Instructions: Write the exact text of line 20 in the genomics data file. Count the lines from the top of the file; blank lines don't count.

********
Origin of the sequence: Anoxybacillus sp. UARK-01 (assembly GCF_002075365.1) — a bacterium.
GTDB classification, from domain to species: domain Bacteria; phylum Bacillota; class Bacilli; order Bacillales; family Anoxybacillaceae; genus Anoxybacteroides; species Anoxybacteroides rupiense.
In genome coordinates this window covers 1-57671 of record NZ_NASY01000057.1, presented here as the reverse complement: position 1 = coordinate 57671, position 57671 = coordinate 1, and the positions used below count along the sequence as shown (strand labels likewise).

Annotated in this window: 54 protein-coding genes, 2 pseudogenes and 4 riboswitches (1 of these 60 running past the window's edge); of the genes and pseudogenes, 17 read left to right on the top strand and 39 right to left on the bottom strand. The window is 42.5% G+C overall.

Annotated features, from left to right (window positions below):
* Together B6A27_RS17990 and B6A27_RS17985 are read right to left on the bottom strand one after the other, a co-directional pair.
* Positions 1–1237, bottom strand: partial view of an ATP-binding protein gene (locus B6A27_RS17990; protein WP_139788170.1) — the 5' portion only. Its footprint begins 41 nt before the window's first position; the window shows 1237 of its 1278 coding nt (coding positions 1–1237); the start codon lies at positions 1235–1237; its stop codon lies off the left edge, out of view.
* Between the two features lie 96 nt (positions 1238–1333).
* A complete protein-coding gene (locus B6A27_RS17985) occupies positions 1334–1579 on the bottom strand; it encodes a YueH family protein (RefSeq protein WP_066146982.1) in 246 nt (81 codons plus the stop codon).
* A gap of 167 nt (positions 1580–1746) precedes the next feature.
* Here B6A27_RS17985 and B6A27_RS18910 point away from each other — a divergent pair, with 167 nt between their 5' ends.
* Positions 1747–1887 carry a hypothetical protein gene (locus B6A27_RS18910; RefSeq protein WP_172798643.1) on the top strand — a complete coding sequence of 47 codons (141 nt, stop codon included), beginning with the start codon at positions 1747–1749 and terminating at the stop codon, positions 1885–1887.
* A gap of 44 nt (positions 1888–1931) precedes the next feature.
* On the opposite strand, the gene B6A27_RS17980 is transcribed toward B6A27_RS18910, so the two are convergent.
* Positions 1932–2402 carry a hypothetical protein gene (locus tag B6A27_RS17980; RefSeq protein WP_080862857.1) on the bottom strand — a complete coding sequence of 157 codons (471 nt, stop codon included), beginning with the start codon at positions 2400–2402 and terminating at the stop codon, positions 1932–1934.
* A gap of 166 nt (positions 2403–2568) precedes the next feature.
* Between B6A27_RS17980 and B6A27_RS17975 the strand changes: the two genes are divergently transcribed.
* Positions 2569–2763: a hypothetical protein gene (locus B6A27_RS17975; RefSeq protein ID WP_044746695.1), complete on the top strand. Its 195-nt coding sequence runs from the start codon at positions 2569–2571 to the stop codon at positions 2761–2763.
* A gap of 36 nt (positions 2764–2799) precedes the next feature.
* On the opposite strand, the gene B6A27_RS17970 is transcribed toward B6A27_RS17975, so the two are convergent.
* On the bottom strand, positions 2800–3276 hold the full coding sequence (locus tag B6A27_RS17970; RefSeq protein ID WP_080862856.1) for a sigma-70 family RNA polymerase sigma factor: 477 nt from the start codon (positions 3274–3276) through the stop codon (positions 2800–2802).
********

* On the opposite strand, the gene B6A27_RS17970 is transcribed toward B6A27_RS17975, so the two are convergent.